Light on snow book review
Light on Snow by Anita ShreveI found the book in a quaint, but minuscule secondhand bookshop in the middle of nowhere. Since Ive read one of the authors books before, I decided to read this one as well. It was such a delight to find in the first place there. It was one of the very few better choices. And I liked the reading experience.
A twelve-year-old girl, Nicky, and her widowed dad, Robert, finds a baby in the snow. The Dillons secluded life out in the New Hampshires woods are suddenly not so simple anymore. They saved the babys life; they were responsible; and brave, but suddenly their lives changed without them being in the drivers seat of their destiny. The follow-up events opens up their hidden feelings which they were unable to share with each other, or the outside world, without them turning the key in the lock of their unspoken private worlds themselves.
It is a book for young adults, I would say, and a really gentle,fast, enjoyable read, but with a deep enough base to have me staying riveted to the story from the beginning to end. The book addresses the different forms of honesty, grief, happiness, love and choices. The young girl observes the events and is introduced into the world of serious issues, bigger than herself, very fast.
A relaxing and feel-good read. The book is also very well written with all the plots coming together perfectly in the end. I would love to read more of the authors books.
Light on Snow
An after-school stroll leads to a life-altering event for widower Robert Dillon and his year-old daughter, Nicky, in this delicate new novel by acclaimed author Shreve All He Ever Wanted , etc. In the woods surrounding their secluded home in Shepherd, N. The infant survives, but the incident leaves its mark. Still recovering from the painful loss of her mother and infant sister two years earlier, and readjusting to the shock of a sudden move from suburban Westchester to rural Shepherd, Nicky struggles to reconcile her innocent notions of adult integrity with the bleak reality of their discovery. The tenuous sense of normalcy Robert manages to sustain is broken with the appearance of Charlotte, the baby's young mother, on his doorstep. Retold 18 years later by an adult Nicky but written in the present tense, the story shifts brilliantly between childlike visions of a simple world and the growing realization of its cruel ambiguities.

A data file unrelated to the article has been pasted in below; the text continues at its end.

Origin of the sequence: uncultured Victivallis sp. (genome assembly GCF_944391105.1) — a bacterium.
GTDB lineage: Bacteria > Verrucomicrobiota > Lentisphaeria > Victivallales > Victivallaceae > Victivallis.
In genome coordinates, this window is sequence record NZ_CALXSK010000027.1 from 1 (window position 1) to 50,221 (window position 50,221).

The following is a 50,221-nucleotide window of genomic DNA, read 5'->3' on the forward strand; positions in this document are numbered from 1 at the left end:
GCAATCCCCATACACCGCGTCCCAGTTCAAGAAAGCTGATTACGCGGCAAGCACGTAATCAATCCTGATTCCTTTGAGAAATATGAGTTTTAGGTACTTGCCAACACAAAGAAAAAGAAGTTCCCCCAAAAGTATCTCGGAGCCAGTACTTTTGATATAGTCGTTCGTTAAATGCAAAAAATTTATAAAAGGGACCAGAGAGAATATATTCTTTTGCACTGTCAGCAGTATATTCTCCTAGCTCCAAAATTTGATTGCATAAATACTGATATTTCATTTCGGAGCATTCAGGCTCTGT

Twelve-year-old Nicky and her father are trudging through the New Hampshire snow at dusk when they find an abandoned newborn baby girl. They rescue her, take her to the hospital. And that might be that. Except that Nicky - who two years ago lost both mother and baby sister in a road accident - sees it as more than a coincidence. She pesters her father to adopt the baby. Doesn't he feel that their own baby has somehow been restored to them by this event? He is barely able to answer.
Julie Myerson finds it hard to warm to Anita Shreve's tale of loss and grief, Light on Snow. Twelve-year-old Nicky and her father are trudging through the New Hampshire snow at dusk when they find an abandoned newborn baby girl. She pesters her father to adopt the baby.